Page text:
I wrote this post on Medium, mainly because I wanted to try it out.
Read it here
I wrote this post on Medium, mainly because I wanted to try it out.
Read it here
Regret sucks. Let’s talk about some ways to make it suck less.
The Regret Minimization Framework is a fantastic tool. It is similar to an algorithm in Computer Science called Hill Climbing. Hill climbing is focused on finding local maxima (a fancy term for finding the highest point close to you.
thanks to math is fun
Given multiple choices, we want to take the option that results in the least amount of regret after it’s over.
You have 3 options that will take you one hour to complete. Doing one prohibits you from doing the others, adding an opportunity cost to all the choices.
Option A: Exercise (Regret score: 15)
Option B: Hanging out with your friends (Regret score: 20)
Option C: Watching Netflix (Regret score: 45)
In this case, it is best to spend the hour exercising. It incurs a cost of missing conversation with friends, and not getting ahead in our show, but minimizes the guilt felt at the end of the hour.
Hill climbing and regret minimization is not a perfect science. By focusing on local maxima, we miss chances to find optimal routes. But the ones we do find are good enough.
Anxiety is the sibling of regret. Regret criticizes choices made, and anxiety criticizes thoughts about choices. Anxiety is useful in doses. It prevents stupid decision making, for individuals and societies.
The sucky part is that if anxiety wins, regret will also win later.
Let’s say you want to ask your boss for a promotion. You’re anxious because you don’t want a light shined on the work you’ve done. So you don’t ask. 3 months later, your coworker is promoted to the role, and you regret not asking.
You’ve felt and acted on both the negative feelings of anxiety and regret. Ouch.
Any unasked question is a no, so go ahead and ask!
“All courses of action are risky, so prudence is not in avoiding danger (it’s impossible), but calculating risk and acting decisively. Make mistakes of ambition and not mistakes of sloth. Develop the strength to do bold things, not the strength to suffer.”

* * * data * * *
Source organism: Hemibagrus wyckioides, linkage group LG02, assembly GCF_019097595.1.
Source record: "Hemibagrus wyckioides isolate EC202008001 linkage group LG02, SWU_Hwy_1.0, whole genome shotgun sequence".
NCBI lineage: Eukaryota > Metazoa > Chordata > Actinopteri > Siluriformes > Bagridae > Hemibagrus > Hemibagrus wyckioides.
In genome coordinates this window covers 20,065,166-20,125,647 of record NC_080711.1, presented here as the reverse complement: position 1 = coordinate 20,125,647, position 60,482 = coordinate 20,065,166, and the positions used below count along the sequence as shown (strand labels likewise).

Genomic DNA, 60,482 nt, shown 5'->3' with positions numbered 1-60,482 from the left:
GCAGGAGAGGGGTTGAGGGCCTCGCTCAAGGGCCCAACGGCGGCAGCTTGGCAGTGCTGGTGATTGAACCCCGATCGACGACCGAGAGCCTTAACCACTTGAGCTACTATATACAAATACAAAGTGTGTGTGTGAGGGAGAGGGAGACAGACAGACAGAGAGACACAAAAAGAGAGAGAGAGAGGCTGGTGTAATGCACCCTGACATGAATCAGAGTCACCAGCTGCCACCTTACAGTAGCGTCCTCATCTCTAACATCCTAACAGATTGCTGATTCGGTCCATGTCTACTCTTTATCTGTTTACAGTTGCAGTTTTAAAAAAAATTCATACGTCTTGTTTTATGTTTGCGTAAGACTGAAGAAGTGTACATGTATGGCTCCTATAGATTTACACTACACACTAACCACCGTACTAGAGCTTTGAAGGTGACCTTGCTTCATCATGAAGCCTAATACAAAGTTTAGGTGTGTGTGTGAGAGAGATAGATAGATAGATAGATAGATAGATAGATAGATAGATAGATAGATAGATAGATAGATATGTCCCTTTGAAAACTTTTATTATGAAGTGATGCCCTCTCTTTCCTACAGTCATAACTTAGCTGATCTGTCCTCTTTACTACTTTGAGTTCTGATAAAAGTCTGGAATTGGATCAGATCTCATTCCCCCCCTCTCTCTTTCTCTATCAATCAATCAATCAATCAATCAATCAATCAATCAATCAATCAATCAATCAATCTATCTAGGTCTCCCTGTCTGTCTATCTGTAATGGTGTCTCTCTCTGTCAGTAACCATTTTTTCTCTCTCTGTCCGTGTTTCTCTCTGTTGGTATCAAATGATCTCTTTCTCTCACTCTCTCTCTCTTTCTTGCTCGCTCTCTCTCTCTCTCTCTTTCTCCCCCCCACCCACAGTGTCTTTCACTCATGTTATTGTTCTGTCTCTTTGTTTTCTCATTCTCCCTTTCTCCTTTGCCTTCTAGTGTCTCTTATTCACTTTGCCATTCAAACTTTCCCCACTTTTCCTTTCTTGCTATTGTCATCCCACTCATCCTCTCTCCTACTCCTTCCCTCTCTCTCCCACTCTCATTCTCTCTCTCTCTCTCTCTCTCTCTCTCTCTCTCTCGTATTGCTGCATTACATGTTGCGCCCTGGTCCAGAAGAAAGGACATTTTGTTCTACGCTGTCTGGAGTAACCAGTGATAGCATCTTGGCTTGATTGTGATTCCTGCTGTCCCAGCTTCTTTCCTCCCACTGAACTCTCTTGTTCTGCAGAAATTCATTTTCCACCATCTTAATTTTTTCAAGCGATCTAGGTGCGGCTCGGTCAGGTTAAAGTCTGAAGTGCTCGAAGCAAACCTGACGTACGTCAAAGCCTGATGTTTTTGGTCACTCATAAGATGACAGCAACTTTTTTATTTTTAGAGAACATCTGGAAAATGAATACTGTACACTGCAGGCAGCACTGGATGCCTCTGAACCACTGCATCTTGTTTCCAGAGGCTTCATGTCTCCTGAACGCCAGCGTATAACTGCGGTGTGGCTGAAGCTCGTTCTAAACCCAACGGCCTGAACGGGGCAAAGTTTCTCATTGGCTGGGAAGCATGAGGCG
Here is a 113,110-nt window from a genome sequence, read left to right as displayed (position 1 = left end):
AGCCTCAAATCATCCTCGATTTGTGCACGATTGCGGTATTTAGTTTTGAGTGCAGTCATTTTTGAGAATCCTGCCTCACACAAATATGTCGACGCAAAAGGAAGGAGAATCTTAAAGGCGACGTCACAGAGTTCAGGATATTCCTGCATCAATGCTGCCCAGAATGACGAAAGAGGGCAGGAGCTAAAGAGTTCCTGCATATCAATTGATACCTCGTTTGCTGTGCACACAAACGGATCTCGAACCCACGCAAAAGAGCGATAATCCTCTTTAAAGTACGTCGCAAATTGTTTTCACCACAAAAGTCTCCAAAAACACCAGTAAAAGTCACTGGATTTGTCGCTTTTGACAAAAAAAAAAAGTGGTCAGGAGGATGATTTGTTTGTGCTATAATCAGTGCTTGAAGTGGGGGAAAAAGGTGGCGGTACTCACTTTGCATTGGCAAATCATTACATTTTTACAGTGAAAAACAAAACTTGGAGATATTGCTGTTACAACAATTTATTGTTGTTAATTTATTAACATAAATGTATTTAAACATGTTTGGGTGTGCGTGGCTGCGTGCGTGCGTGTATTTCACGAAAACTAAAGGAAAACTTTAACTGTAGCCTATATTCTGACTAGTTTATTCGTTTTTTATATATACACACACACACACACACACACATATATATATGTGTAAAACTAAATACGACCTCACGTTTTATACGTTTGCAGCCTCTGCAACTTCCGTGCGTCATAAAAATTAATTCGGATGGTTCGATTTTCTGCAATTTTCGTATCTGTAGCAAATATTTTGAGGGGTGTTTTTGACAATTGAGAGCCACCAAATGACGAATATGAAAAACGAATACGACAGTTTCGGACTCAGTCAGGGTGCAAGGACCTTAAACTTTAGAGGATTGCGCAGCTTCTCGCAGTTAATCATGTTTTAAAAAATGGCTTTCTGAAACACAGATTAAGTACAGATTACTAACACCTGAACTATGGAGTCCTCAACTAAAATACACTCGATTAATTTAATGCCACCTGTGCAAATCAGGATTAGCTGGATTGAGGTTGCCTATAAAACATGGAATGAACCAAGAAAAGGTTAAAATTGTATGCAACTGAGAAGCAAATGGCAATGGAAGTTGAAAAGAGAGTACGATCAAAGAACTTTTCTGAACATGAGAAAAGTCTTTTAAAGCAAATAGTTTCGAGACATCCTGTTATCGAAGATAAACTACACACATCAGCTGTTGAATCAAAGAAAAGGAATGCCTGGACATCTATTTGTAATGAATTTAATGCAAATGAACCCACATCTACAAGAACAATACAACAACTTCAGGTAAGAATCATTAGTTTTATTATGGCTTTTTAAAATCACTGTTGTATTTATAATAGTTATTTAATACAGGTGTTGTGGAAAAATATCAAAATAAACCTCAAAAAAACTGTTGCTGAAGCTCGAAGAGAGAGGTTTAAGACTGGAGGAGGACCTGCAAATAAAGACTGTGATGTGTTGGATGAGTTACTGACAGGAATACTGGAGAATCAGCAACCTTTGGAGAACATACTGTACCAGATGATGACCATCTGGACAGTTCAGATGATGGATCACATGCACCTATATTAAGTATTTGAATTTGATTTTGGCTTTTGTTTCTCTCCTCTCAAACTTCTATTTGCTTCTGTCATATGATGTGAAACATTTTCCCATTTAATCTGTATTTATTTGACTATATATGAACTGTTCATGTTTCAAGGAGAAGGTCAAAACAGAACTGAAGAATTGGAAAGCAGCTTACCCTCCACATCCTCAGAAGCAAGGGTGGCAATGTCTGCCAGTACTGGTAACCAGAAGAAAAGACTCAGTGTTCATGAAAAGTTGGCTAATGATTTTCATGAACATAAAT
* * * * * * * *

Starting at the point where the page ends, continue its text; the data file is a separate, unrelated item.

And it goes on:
– The Prince, Machiavelli
The quote sums it up. There is no such thing as “no risk”. Make bold plays.
The final and easiest way to minimize regret is to ask yourself:
When I’m looking back at the end of my life, did I do everything I wanted?
Think in the long term. The short term has too many variables that pollute thinking. Long term thinking is values based, and since you can’t see how your plans play out, you’ll only have your values to guide you.
What you’ll be reading:
When you look back at the end of your life, would you do it all over again?
Heroes of Azeroth, WoW Classic is upon us.
It is time to retrieve our weapons, don our armor, and sound the horns of war.
After your 4 hour wait in the queue, you finally see it. The character creation screen.
You pick a Tauren Shaman, and grind tooth and nail killing wolves, accepting quests and learning new combat abilities to level 10. You decide to become an Enhancement shaman.
You continue your journey, entering a PvP zone. You get ganked by a rogue. Multiple times. You get upset. Why can his class turn invisible? Yours can’t.
You decide to enter a dungeon. You whisper a group looking for a DPS. They ask you to heal. Wait, you say. I don’t want to heal. That’s why I chose Enhancement. Tough butts, they reply, they’re not looking for your role. Better luck next time.
You head back to the character screen and select Undead rogue. You grind to level 10. You head into a PvP zone. A warlock fears and DoTs you. You die. You get frustrated. Repeat.
There are many different ways to approach WoW, from casual to hardcore. And while there isn’t one correct choice, there are many wrong ones. Let me clarify that point. A bad choice means you chose a class or a role that is considered “bad”. At its core, WoW is a group game. If groups don’t want you, you’ll have a lot less fun.
Barking up the wrong tree costs time, and time is an invaluable asset. If you get to level 30 and decide that you hate your class, you’ll have to start a new one at level 1.
Instead of considering all potential variables for a class choice (and there are a lot), let’s instead ask one question: